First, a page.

Apple has filed for a patent (number 20200386570) for “augmented reality maps” that shows it’s looking at future ways to enhance the augmented reality (AR) features on the iPhone and iPad.
AR systems supplement reality, in the form of a captured image or video stream, with additional information. In the patent filing, Apple notes that, in many cases, such systems take advantage of a portable electronic device’s imaging and display capabilities and combine a video feed with data describing objects in the video. In some examples, the data describing the objects in the video can be the result of a search for nearby points of interest.
For example, a user visiting a foreign city can point a handheld communication device and capture a video stream of a particular view. A user can also enter a search term, such as museums. The system can then augment the captured video stream with search term result information related to nearby museums that are within the view of the video stream. This allows a user to supplement their view of reality with additional information available from search engines.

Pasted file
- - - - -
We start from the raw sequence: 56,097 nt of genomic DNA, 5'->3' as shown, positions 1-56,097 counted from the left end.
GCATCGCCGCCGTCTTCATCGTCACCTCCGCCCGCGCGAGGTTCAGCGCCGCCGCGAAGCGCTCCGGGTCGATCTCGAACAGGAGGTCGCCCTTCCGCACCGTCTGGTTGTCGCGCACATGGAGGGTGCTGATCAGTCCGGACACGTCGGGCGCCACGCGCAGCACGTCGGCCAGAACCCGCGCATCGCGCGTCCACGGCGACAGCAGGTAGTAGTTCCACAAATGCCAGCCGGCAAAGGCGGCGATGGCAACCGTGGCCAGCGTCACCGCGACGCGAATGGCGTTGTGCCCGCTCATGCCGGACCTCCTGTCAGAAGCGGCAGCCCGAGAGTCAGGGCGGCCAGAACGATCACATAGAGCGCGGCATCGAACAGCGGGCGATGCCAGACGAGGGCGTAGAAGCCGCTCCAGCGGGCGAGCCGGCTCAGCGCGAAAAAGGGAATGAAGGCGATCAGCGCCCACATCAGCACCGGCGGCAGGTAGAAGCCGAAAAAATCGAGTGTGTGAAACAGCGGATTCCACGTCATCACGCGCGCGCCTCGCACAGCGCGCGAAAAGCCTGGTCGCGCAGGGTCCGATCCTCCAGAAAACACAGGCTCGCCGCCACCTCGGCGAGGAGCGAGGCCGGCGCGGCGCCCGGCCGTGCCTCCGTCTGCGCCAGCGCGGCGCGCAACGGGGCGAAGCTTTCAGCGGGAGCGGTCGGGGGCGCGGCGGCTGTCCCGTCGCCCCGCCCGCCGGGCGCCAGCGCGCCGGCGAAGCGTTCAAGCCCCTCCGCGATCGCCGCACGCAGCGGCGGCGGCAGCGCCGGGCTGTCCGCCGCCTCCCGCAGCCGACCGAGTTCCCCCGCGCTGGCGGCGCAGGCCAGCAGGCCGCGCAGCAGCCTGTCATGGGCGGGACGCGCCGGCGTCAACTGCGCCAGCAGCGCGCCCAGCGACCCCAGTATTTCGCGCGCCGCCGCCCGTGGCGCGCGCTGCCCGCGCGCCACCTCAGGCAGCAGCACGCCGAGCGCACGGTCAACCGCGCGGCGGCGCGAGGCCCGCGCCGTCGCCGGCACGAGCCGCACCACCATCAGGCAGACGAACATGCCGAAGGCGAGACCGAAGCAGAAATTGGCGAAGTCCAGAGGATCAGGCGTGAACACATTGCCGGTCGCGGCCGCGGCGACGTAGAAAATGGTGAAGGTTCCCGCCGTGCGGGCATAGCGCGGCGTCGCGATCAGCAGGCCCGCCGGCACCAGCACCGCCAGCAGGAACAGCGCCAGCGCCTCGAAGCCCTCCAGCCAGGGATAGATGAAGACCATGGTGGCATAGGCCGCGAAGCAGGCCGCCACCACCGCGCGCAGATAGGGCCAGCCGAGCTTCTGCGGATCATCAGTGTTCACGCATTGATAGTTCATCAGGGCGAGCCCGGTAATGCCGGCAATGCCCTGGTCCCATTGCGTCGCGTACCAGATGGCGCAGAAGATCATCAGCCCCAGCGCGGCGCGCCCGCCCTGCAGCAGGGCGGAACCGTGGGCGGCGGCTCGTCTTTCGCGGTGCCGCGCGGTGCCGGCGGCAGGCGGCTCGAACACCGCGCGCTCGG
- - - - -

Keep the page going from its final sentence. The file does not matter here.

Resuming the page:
However, as Apple notes, if a user desires to visit one of the museums, the user must switch applications, or at a minimum, switch out of an augmented reality view to learn directions to the museum. Sometimes such systems can fail to orient a user’s with a poor sense of direction and force the user to correlate the directions with objects in reality. Such a transition is not always as easy as it might seem. For example, an instruction that directs a user to go north on Main St. assumes that the user can discern which direction is north.
What’s more, in some instances, street signs might be missing or indecipherable, making it difficult for the user to find the directed route. Apple doesn’t want such issues with the iPhone and iPad.
Here’s Apple’s summary of the patent filing: “A handheld communication device can capture and display a real-time video stream. The handheld communication device detects a geographic position and camera direction of the handheld communication device. A route is identified from the geographic position of the handheld communication device to a point of interest. The captured video stream is visually augmented with an indicator indicating a direction to travel to the point of interest. The indicator is overlaid on the captured real-time video stream.”